One of my long time players had recently gotten super excited about DMing a D&Desque pirate campaign. He has ideas for his own character classes and everything. It reminds me of the young pre-teen me :) And I suppose I have done a good job of conveying my DIY vision of this gaming thing we do, because he didn't ask "What system would be good to play out this idea I have," but just started coming up with his own rules and subsystems.
It has been really interesting for me to try and help him because there are a lot of things I didn't know how to do when I started DMing so I had to craft my own methods and tools. Now I can share those with him and hopefully he can hit the ground running and adapt them however he wants. I have so many tables and charts.
It's also interesting, since I suffered a few hard drive failures over the years, trying to find these tables in editable forms. Some of my tables apparently only exist as a hard copy in my personal DM folder or in posts on this blog. Anyway, it has been fun and useful to try and revisit some of these old tools and revise them and pull together some of the things I've learned into one place.
First I showed him two easy ways to make maps, a Toss & Trace way to make natural caverns (which came from this post) and a Tetromino Template Dungeon for purposefully built dungeons that can still be arranged for variety (originally from this post). For the latter we didn't do the whole stencil thing, just cut and pasted the individual rooms. Here is a revised sheet to make that easier:
Then I gave him the run down on how I put monsters in my dungeons. Now, this is for basic lower level dungeons and just focuses on unintelligent creatures at first. But I think it's a handy baseline to have that you can add intelligent faction on top of.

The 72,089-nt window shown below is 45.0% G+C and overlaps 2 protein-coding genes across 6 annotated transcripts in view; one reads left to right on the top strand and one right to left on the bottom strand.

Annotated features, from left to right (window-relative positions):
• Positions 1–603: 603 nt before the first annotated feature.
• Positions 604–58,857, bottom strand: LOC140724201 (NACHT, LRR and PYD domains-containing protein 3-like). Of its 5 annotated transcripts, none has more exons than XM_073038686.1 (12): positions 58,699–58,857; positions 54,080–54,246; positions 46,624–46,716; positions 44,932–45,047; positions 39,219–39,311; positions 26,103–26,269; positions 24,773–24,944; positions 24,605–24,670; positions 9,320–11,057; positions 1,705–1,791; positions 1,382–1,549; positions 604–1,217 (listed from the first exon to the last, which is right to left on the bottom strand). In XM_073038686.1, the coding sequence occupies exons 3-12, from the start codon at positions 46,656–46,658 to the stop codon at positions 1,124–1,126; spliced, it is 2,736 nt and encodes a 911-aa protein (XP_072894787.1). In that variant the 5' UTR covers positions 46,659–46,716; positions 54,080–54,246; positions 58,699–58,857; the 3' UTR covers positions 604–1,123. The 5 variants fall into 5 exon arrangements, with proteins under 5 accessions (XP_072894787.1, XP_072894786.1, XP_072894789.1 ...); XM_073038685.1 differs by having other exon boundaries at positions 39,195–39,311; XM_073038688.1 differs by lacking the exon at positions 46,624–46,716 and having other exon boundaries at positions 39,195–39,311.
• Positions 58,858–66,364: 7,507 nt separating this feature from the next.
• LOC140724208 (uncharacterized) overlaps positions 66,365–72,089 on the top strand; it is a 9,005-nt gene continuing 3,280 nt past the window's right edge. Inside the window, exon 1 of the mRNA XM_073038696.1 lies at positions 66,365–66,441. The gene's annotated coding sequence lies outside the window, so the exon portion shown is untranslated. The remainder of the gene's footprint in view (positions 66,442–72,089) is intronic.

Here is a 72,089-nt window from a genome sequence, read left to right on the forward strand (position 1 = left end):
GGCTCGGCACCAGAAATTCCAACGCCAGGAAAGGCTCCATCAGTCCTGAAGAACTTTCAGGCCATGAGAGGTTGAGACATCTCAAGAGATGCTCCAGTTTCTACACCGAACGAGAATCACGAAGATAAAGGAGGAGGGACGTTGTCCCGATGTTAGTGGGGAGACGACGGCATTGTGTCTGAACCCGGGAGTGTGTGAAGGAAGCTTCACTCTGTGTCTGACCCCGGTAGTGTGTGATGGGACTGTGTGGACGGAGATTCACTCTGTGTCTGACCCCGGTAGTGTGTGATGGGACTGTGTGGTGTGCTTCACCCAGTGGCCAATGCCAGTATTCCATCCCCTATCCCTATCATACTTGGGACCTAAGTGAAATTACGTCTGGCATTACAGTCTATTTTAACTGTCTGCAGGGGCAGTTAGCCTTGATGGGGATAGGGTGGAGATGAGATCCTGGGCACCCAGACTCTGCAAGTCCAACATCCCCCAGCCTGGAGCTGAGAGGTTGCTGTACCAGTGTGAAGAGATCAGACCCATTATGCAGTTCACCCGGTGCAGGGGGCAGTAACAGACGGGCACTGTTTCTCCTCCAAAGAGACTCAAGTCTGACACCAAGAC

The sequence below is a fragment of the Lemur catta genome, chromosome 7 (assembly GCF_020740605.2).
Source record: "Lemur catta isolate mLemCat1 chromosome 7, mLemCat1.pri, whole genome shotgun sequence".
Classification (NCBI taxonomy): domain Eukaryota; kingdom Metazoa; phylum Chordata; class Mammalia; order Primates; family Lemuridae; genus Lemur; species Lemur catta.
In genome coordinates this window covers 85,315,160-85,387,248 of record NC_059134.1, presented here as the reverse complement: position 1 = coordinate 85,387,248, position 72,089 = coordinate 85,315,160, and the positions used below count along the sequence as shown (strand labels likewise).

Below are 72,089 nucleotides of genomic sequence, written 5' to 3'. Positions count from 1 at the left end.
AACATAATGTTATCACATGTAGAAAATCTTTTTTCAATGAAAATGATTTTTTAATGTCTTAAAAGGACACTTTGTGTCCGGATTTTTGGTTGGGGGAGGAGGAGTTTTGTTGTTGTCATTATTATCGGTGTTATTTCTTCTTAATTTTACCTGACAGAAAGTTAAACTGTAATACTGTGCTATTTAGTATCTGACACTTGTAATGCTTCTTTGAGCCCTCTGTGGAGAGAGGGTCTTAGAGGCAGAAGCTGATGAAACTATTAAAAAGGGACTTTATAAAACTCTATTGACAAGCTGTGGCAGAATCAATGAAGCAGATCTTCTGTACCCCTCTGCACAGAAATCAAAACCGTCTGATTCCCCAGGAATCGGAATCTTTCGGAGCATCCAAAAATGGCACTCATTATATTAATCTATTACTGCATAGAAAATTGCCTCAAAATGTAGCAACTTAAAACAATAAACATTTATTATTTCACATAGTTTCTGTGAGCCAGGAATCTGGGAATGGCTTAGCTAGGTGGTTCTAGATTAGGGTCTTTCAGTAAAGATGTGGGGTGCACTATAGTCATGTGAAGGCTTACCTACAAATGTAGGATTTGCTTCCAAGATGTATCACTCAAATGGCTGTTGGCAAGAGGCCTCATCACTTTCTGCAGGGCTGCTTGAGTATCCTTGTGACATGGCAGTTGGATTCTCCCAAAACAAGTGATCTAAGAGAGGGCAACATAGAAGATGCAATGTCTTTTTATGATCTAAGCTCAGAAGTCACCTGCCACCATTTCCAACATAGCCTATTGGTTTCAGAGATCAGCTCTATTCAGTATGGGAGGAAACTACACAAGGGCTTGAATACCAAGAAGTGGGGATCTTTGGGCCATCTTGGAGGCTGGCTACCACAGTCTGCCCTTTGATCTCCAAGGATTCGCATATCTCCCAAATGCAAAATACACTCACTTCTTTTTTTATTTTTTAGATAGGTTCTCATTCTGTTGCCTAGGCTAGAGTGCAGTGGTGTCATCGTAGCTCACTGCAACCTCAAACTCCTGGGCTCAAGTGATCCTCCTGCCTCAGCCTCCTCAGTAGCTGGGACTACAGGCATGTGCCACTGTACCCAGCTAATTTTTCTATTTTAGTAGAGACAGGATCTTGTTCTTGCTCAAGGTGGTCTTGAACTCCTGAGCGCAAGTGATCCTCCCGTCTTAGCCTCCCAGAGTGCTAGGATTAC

Here is the Wandering Monster table I mention in that document (a revision of this):
The little pips are how much that monster has to outnumber the party by before they become out-right hostile (they may stalk and do other aggressive things at lower ratios). So, vermin would have to out number the party 4-to-1 before you roll initiative and they straight up start trying to attack.
The graph paper is so you can pre-roll creature hitpoints circle the appropriate squares and scratch them off in the heat of combat.
I told my player my dirty little secret that I will often use the rolled hitpoints for double duty, as a set encounter on the map and also as a wandering encounter if it comes up. I figure losing a little randomness by not rerolling 18 crab hitpoints is worth the convenience I get as a DM.
The other table mentioned, What are the Monsters Doing? was from a post here, but I realized I didn't have an editable version anywhere so here it is.
I haven't quite put together the handout on treasure yet. I'm heading back up to the mountains, maybe I can add it here when I get back. I need to explain how much monetary treasure I place. How many potions, rings, wands, or other magical items and share the tables I have for all those. And I should probably try to scour my blog for spells. I probably have at least 30 interesting spell ideas. I'm really bad at knowing how to assign levels though. There was a Dragon magazine article I remember about designing spells that gave some guidelines for assigning levels. I think I'll find that, print it out and take it to the mountains with me to study.
Anyway, I've linked all but the two inmages as doc files so you can mess with them if you want. I consider them drafts I will need to revise and maybe put together as a little booklet. I usually annotate my map with traps and treasures so during play I only have two letter-size sheets of paper to keep track of. It is pretty easy and streamlined, no numbered room lists or anything. I hope this is useful for some of you. If nothing else, I've got the files up here for me to access later :) Stay cool, folks.